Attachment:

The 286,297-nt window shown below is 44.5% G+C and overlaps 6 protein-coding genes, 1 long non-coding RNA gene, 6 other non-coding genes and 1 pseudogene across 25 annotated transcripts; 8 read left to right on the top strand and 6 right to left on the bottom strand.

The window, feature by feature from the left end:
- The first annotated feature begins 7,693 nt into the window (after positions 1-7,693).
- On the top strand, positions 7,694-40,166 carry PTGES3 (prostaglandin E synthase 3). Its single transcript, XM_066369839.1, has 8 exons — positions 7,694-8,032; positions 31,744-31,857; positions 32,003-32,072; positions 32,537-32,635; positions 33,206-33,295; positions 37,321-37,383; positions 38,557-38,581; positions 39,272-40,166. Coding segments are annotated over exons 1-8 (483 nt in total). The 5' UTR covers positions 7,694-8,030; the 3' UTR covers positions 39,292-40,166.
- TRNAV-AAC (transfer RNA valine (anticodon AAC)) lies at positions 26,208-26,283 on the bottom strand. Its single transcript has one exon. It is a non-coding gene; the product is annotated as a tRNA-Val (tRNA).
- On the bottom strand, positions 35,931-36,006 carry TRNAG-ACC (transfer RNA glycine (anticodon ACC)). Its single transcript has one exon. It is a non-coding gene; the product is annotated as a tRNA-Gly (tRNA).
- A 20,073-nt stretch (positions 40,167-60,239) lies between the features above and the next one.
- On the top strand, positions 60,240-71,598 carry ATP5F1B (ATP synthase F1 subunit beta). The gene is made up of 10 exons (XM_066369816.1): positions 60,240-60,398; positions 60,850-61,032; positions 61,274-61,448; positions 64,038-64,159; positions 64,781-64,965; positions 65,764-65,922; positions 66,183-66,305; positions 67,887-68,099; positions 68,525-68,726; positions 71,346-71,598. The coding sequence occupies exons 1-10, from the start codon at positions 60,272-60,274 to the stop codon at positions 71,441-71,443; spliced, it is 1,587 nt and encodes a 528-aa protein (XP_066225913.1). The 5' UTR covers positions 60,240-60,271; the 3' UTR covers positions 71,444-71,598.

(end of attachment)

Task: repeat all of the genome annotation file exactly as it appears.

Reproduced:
The 286,297-nt window shown below is 44.5% G+C and overlaps 6 protein-coding genes, 1 long non-coding RNA gene, 6 other non-coding genes and 1 pseudogene across 25 annotated transcripts; 8 read left to right on the top strand and 6 right to left on the bottom strand.

The window, feature by feature from the left end:
- The first annotated feature begins 7,693 nt into the window (after positions 1-7,693).
- On the top strand, positions 7,694-40,166 carry PTGES3 (prostaglandin E synthase 3). Its single transcript, XM_066369839.1, has 8 exons — positions 7,694-8,032; positions 31,744-31,857; positions 32,003-32,072; positions 32,537-32,635; positions 33,206-33,295; positions 37,321-37,383; positions 38,557-38,581; positions 39,272-40,166. Coding segments are annotated over exons 1-8 (483 nt in total). The 5' UTR covers positions 7,694-8,030; the 3' UTR covers positions 39,292-40,166.
- TRNAV-AAC (transfer RNA valine (anticodon AAC)) lies at positions 26,208-26,283 on the bottom strand. Its single transcript has one exon. It is a non-coding gene; the product is annotated as a tRNA-Val (tRNA).
- On the bottom strand, positions 35,931-36,006 carry TRNAG-ACC (transfer RNA glycine (anticodon ACC)). Its single transcript has one exon. It is a non-coding gene; the product is annotated as a tRNA-Gly (tRNA).
- A 20,073-nt stretch (positions 40,167-60,239) lies between the features above and the next one.
- On the top strand, positions 60,240-71,598 carry ATP5F1B (ATP synthase F1 subunit beta). The gene is made up of 10 exons (XM_066369816.1): positions 60,240-60,398; positions 60,850-61,032; positions 61,274-61,448; positions 64,038-64,159; positions 64,781-64,965; positions 65,764-65,922; positions 66,183-66,305; positions 67,887-68,099; positions 68,525-68,726; positions 71,346-71,598. The coding sequence occupies exons 1-10, from the start codon at positions 60,272-60,274 to the stop codon at positions 71,441-71,443; spliced, it is 1,587 nt and encodes a 528-aa protein (XP_066225913.1). The 5' UTR covers positions 60,240-60,271; the 3' UTR covers positions 71,444-71,598.